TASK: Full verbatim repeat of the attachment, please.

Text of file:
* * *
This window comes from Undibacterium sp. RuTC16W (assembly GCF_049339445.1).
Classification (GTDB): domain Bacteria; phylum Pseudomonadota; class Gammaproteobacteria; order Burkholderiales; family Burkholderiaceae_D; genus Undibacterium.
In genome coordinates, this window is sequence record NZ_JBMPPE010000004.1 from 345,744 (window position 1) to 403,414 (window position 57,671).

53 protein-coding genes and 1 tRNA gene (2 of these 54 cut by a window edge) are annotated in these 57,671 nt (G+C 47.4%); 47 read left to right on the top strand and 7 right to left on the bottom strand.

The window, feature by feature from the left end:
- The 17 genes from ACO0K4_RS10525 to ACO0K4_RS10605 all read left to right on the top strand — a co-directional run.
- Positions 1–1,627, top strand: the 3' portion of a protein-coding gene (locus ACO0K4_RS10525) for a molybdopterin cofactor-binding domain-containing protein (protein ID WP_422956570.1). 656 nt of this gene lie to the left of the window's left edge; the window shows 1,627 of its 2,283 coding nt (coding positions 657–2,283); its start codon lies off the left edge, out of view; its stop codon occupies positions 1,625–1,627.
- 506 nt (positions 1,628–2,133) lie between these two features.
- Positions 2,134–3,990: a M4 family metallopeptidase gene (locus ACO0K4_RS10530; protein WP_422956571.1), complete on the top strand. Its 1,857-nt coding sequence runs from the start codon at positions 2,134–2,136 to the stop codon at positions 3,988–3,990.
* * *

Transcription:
This window comes from Undibacterium sp. RuTC16W (assembly GCF_049339445.1).
Classification (GTDB): domain Bacteria; phylum Pseudomonadota; class Gammaproteobacteria; order Burkholderiales; family Burkholderiaceae_D; genus Undibacterium.
In genome coordinates, this window is sequence record NZ_JBMPPE010000004.1 from 345,744 (window position 1) to 403,414 (window position 57,671).

53 protein-coding genes and 1 tRNA gene (2 of these 54 cut by a window edge) are annotated in these 57,671 nt (G+C 47.4%); 47 read left to right on the top strand and 7 right to left on the bottom strand.

The window, feature by feature from the left end:
- The 17 genes from ACO0K4_RS10525 to ACO0K4_RS10605 all read left to right on the top strand — a co-directional run.
- Positions 1–1,627, top strand: the 3' portion of a protein-coding gene (locus ACO0K4_RS10525) for a molybdopterin cofactor-binding domain-containing protein (protein ID WP_422956570.1). 656 nt of this gene lie to the left of the window's left edge; the window shows 1,627 of its 2,283 coding nt (coding positions 657–2,283); its start codon lies off the left edge, out of view; its stop codon occupies positions 1,625–1,627.
- 506 nt (positions 1,628–2,133) lie between these two features.
- Positions 2,134–3,990: a M4 family metallopeptidase gene (locus ACO0K4_RS10530; protein WP_422956571.1), complete on the top strand. Its 1,857-nt coding sequence runs from the start codon at positions 2,134–2,136 to the stop codon at positions 3,988–3,990.